Life is tweet for connected professionals


31 Mar 2008

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A new messaging craze that combines the best elements of online communications is sweeping the professional world, even the politicians are in on it.

“What are you doing?” This little question is what keeps us all connected: the human desire and need to tell others what we are up to and to find out what they are doing too.

This is also the tagline for online messaging tool Twitter and professionals are increasingly using this service to send ‘tweets’ or updates to their colleagues, clients and friends, and in the process, squeezing more productivity out of their business day.

Everyone from US presidential candidates Hilary Clinton and Barack Obama to the Los Angeles Fire Department are using Twitter to keep us in the loop in 140 words or less. I found Obama on Twitter, started ‘following’ him and within minutes he was following me back. Now that’s dedication to your audience.

“I like describing Twitter as a broadcast mechanism: I can broadcast whatever I’m doing, where I am, what I’m reading and how the train’s overhead announcements are driving me slowly insane to anyone and everyone who would listen,” says Martha Rotter, a developer for Microsoft Ireland.

“Lots of my contacts in the industry are on Twitter. It gives me a fast way to message them by going to their phone, instant messenger, desktop client or however they’ve set it up and vice-versa.”

Twitter co-founder, Biz Stone, says the technology’s success has taken him by surprise: “We anticipated people would use the service socially and in a variety of ways but we did not expect so many amazing tools to be built in such a short amount of time on top of our application.

“The real-time aspect of Twitter is its most compelling attribute. Mobile is all about what’s happening in the world when you are away from your desk or computer. These are the times when Twitter really shines.”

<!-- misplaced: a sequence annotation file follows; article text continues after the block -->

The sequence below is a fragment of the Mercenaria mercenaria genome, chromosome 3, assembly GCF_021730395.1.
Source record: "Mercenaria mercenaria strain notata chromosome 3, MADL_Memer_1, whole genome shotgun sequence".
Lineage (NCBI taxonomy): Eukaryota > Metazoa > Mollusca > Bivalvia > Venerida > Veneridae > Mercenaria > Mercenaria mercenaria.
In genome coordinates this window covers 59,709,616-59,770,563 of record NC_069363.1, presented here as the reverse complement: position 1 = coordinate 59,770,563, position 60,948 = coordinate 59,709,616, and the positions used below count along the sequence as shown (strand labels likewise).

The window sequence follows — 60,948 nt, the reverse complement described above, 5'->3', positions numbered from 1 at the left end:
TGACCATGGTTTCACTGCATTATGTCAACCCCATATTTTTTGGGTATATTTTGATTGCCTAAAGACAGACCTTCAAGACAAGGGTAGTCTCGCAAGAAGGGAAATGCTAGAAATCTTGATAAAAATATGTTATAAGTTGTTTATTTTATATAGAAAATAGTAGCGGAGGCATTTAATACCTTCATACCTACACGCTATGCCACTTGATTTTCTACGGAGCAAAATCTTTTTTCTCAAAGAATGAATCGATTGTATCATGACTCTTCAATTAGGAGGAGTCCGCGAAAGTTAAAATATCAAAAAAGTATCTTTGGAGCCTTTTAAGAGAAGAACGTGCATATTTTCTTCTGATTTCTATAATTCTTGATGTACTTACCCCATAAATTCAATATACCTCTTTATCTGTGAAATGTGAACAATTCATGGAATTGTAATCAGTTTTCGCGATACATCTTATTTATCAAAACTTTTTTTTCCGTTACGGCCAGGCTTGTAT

Stone sees Twitter as a simple communication utility with some people using it as a blogging tool while others may see it as the primary way they stay in touch with family or even manage a distributed team of employees.

Twitter is almost like the Swiss penknife of web applications because people keep finding new uses for it. Rotter gives the example of using it as a way to keep people updated on your location.

“I use this a small bit to help plan meetings with out-of-town folks when I find out we’re going to be in the same spot, they have an afternoon in Dublin, or even that their flight is delayed by several hours so we have to cancel our face-to-face meeting and reschedule.”

However Twitter, like blogging back in the day, is seen somewhat as a novelty at the moment with generally only the technologically savvy using it to its full potential.

“Right now, Twitter is mostly used by early adopters and I think in its current format it is too niche but has great potential to be integrated into another application: that’s why Google bought its’ competitor Jaiku,” explains Paul Walsh, CEO of web accessibility and standards firm Segala.

“It is getting more popular. Friends who used to laugh at me are now twittering themselves and actively using it as an aggressive networking tool.”

The interesting thing about Twitter is that your experience varies based on how you choose to interact with it.

“One person may follow five friends using SMS, while another might broadcast updates to thousands of followers. What sets Twitter apart from traditional forms of digital messaging such as email or instant message is the intent that goes along with the service. People must choose to ‘follow’ other people on Twitter.

“This means you only receive messages from people you want to receive them from. Additionally, Twitter is largely a rhetorical medium: responses are welcome but not required.

“It means you never have to catch up on Twitter updates or feel obliged to reply to another person. In other words, the service is there when you want it but doesn’t demand your attention,” explains Stone.

Stone and Twitter’s other co-founder, Jack Dorsey, are still watching the business world adapt to Twitter: “There’s something useful in the concept of simply knowing the status of co-workers. Is Jack out of the office or just getting coffee? Who’s in a meeting? Who’s up for lunch in 10 minutes?

“Twitter matters to people who want short bursts of information instantly, whether it’s social or business. In fact, we’ve even seen people hook Twitter up to house plants, it sends an SMS when the plant needs water.”

Stone said he has seen some inspiring instances of Twitter being used to motivate groups of people in real-time, for example, large groups of people at a conference being able to self-organise and move as one in real-time.

“There are more and more people tracking the public conversations that are happening on Twitter as well. We have a feature called ‘Track’ that allows people to receive any update containing a certain keyword within seconds of it being created. For most businesses, following and being part of people’s conversations is important,” adds Stone.

By Marie Boran

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